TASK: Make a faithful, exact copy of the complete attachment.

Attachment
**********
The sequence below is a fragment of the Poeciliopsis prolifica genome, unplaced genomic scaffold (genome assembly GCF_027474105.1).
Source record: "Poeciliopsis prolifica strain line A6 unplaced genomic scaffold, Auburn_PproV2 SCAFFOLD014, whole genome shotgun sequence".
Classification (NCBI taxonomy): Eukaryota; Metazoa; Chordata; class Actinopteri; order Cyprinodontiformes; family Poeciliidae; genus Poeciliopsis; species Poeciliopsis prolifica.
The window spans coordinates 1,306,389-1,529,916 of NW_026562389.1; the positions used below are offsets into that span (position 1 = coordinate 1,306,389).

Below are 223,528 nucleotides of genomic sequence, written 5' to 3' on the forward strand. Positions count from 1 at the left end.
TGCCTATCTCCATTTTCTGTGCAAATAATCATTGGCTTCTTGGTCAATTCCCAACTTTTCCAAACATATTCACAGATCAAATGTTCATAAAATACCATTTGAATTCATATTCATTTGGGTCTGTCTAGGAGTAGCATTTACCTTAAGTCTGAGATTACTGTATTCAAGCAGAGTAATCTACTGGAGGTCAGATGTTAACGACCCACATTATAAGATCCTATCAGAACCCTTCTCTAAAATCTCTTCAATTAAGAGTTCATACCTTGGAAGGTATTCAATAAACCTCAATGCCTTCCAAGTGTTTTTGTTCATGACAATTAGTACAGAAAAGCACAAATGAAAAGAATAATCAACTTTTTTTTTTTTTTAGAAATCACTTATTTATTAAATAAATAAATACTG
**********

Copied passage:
The sequence below is a fragment of the Poeciliopsis prolifica genome, unplaced genomic scaffold (genome assembly GCF_027474105.1).
Source record: "Poeciliopsis prolifica strain line A6 unplaced genomic scaffold, Auburn_PproV2 SCAFFOLD014, whole genome shotgun sequence".
Classification (NCBI taxonomy): Eukaryota; Metazoa; Chordata; class Actinopteri; order Cyprinodontiformes; family Poeciliidae; genus Poeciliopsis; species Poeciliopsis prolifica.
The window spans coordinates 1,306,389-1,529,916 of NW_026562389.1; the positions used below are offsets into that span (position 1 = coordinate 1,306,389).

Below are 223,528 nucleotides of genomic sequence, written 5' to 3' on the forward strand. Positions count from 1 at the left end.
TGCCTATCTCCATTTTCTGTGCAAATAATCATTGGCTTCTTGGTCAATTCCCAACTTTTCCAAACATATTCACAGATCAAATGTTCATAAAATACCATTTGAATTCATATTCATTTGGGTCTGTCTAGGAGTAGCATTTACCTTAAGTCTGAGATTACTGTATTCAAGCAGAGTAATCTACTGGAGGTCAGATGTTAACGACCCACATTATAAGATCCTATCAGAACCCTTCTCTAAAATCTCTTCAATTAAGAGTTCATACCTTGGAAGGTATTCAATAAACCTCAATGCCTTCCAAGTGTTTTTGTTCATGACAATTAGTACAGAAAAGCACAAATGAAAAGAATAATCAACTTTTTTTTTTTTTTAGAAATCACTTATTTATTAAATAAATAAATACTG